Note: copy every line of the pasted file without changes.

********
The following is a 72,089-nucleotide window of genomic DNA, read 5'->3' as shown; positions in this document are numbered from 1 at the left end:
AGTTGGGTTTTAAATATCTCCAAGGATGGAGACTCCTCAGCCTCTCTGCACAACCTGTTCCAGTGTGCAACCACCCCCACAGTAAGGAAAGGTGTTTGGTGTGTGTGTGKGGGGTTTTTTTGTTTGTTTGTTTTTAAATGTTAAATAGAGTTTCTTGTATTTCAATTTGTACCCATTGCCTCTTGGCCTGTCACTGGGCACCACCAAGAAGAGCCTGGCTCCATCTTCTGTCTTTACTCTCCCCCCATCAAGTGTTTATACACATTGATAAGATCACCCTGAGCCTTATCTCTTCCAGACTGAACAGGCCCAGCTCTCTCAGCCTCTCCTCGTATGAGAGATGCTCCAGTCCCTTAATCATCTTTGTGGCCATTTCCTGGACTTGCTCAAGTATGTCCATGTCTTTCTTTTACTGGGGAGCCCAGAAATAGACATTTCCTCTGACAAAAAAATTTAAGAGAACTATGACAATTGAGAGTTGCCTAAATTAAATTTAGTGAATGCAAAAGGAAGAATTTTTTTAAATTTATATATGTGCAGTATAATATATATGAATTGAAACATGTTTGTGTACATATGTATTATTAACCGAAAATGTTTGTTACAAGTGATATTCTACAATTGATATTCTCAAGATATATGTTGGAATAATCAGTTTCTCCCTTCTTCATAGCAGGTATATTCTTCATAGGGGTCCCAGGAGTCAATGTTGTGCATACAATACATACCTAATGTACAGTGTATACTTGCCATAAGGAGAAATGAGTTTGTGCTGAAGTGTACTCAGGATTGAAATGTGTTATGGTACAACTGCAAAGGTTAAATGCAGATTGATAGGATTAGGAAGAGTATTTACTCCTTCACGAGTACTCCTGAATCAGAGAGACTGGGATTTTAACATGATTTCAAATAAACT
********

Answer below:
The following is a 72,089-nucleotide window of genomic DNA, read 5'->3' as shown; positions in this document are numbered from 1 at the left end:
AGTTGGGTTTTAAATATCTCCAAGGATGGAGACTCCTCAGCCTCTCTGCACAACCTGTTCCAGTGTGCAACCACCCCCACAGTAAGGAAAGGTGTTTGGTGTGTGTGTGKGGGGTTTTTTTGTTTGTTTGTTTTTAAATGTTAAATAGAGTTTCTTGTATTTCAATTTGTACCCATTGCCTCTTGGCCTGTCACTGGGCACCACCAAGAAGAGCCTGGCTCCATCTTCTGTCTTTACTCTCCCCCCATCAAGTGTTTATACACATTGATAAGATCACCCTGAGCCTTATCTCTTCCAGACTGAACAGGCCCAGCTCTCTCAGCCTCTCCTCGTATGAGAGATGCTCCAGTCCCTTAATCATCTTTGTGGCCATTTCCTGGACTTGCTCAAGTATGTCCATGTCTTTCTTTTACTGGGGAGCCCAGAAATAGACATTTCCTCTGACAAAAAAATTTAAGAGAACTATGACAATTGAGAGTTGCCTAAATTAAATTTAGTGAATGCAAAAGGAAGAATTTTTTTAAATTTATATATGTGCAGTATAATATATATGAATTGAAACATGTTTGTGTACATATGTATTATTAACCGAAAATGTTTGTTACAAGTGATATTCTACAATTGATATTCTCAAGATATATGTTGGAATAATCAGTTTCTCCCTTCTTCATAGCAGGTATATTCTTCATAGGGGTCCCAGGAGTCAATGTTGTGCATACAATACATACCTAATGTACAGTGTATACTTGCCATAAGGAGAAATGAGTTTGTGCTGAAGTGTACTCAGGATTGAAATGTGTTATGGTACAACTGCAAAGGTTAAATGCAGATTGATAGGATTAGGAAGAGTATTTACTCCTTCACGAGTACTCCTGAATCAGAGAGACTGGGATTTTAACATGATTTCAAATAAACT